The Atlantic

A Conservative Christian Battle Over Gender

Some communities agree that women shouldn’t be pastors. But their members fiercely debate every other kind of women’s empowerment.
Source: mikeledray / 21kompot / shutterstock / Katie Martin / The Atlantic

For much of her adult Christian life, Christina Edmondson has felt like “a unicorn”: At any given time, she told me, she might be the only black woman present at a professional meeting or worship session. She and her husband live in Grand Rapids, Michigan, where she works as a dean at Calvin College, a small Christian liberal-arts school, and he pastors an Orthodox Presbyterian church plant. This spring, Edmondson and two friends, Ekemini Uwan and Michelle Higgins, started a podcast called Truth’s Table for other “unicorns” like them: Black women who often feel lonely navigating predominantly white Christian spaces, or who are generally looking for “a seat at the table,” as the women put it.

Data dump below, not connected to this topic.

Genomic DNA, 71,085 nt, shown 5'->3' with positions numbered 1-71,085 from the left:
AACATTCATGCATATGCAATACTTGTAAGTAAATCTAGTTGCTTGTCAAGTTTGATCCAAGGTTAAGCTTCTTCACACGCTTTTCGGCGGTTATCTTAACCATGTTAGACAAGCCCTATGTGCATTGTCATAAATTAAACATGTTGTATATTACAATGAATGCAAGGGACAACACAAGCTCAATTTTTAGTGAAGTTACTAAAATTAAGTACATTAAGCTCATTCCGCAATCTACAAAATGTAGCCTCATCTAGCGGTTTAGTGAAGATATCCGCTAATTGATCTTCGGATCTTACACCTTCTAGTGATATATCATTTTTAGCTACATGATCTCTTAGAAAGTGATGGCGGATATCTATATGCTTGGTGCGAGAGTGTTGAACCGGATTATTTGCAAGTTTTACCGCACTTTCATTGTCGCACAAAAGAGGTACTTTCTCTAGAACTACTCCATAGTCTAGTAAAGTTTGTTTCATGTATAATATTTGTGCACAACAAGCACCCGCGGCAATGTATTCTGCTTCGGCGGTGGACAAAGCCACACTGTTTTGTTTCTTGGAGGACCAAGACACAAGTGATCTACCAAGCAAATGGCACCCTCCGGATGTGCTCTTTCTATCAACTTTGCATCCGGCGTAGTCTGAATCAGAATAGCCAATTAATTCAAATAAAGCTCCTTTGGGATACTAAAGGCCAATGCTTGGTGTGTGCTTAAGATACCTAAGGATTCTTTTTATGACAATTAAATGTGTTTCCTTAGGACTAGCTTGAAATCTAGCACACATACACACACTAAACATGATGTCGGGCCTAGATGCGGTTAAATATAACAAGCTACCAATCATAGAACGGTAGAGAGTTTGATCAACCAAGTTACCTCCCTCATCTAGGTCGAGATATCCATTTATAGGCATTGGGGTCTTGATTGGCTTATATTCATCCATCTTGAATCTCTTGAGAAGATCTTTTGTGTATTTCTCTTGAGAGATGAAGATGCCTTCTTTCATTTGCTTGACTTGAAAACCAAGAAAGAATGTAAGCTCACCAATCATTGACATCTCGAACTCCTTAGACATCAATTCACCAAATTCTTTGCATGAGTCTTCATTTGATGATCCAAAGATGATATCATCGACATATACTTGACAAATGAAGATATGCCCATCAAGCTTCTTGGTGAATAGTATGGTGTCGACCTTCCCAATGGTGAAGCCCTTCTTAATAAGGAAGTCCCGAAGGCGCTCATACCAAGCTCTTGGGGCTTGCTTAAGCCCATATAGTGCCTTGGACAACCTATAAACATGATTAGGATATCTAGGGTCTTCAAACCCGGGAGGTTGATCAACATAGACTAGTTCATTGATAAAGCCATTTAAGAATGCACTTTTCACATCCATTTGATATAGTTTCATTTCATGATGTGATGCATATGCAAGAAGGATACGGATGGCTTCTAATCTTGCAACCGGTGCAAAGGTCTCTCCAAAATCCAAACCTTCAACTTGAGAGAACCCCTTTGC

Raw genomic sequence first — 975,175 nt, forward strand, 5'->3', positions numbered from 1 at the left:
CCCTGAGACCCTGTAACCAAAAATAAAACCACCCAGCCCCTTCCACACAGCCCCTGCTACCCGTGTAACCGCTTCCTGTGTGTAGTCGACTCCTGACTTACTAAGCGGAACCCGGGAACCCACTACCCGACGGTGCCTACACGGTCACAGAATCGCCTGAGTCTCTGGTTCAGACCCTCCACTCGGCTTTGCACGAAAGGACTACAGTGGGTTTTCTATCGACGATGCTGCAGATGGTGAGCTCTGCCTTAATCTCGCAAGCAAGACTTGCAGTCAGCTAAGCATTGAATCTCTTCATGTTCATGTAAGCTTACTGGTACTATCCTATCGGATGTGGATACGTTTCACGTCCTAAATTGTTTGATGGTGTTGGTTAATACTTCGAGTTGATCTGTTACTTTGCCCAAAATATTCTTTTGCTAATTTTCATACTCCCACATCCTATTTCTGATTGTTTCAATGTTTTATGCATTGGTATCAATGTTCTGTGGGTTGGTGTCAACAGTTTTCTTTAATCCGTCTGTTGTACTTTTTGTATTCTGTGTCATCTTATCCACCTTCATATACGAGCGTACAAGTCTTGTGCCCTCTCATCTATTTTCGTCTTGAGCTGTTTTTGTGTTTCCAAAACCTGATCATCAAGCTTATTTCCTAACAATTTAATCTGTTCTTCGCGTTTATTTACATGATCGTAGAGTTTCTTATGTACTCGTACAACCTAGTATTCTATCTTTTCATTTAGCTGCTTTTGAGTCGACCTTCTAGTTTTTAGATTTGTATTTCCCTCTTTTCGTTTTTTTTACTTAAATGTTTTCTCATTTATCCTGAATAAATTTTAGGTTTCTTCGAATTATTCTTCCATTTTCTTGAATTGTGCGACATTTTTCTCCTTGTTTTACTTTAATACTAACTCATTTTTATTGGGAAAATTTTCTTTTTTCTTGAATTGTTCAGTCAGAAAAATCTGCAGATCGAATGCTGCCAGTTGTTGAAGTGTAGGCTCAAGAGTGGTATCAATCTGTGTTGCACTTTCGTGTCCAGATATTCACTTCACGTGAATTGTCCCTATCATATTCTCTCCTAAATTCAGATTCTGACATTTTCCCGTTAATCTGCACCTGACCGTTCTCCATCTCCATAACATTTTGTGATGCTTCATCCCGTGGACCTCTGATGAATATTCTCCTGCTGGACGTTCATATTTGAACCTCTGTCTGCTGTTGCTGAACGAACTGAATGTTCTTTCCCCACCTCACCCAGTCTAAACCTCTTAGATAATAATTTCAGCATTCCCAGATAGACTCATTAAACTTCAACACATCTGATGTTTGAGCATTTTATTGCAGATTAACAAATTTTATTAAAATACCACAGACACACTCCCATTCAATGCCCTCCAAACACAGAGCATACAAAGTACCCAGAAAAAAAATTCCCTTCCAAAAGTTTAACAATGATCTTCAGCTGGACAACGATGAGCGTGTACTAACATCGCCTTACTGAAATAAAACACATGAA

Half a dozen episodes in, the women decided to take up the topic of gender—specifically, the “gender apartheid” they see in Christianity. According to Uwan, there is “this wall, a very visible wall, erected in the church between men and women.” Many Christian conferences address “race, racism, [and] racial reconciliation, trying to do justice in those spheres,” she said, “but yet completely ignore the toxic patriarchy that is so embedded within the church.” Joined by Tyler Burns and Jemar Tisby, two black Christian men who host another podcast called Pass the Mic, the group discussed churches where women aren’t allowed to greet at the door; pastors who minimize emotional language in worship; and men who avoid friendship with women for fear of violating biblical standards of purity.

When they got to the topic of ordination, things grew heated. “What does the word ‘ordain-able’ mean? It literally means, ‘possesses a penis,’” Higgins said. “It does not mean, ‘is currently in seminary, has graduated with an M.Div,” or master’s in divinity, “‘and has gone before a licensure committee.’” The focus on male ordination often blocks women out of other leadership roles, she argued. “No one will hear me unless maybe I design and develop a penis-shaped microphone. … Maybe we should have a line of penis microphones, because it is all that you need to have to pass out communion, to take up the offering.”

Edmondson, Higgins

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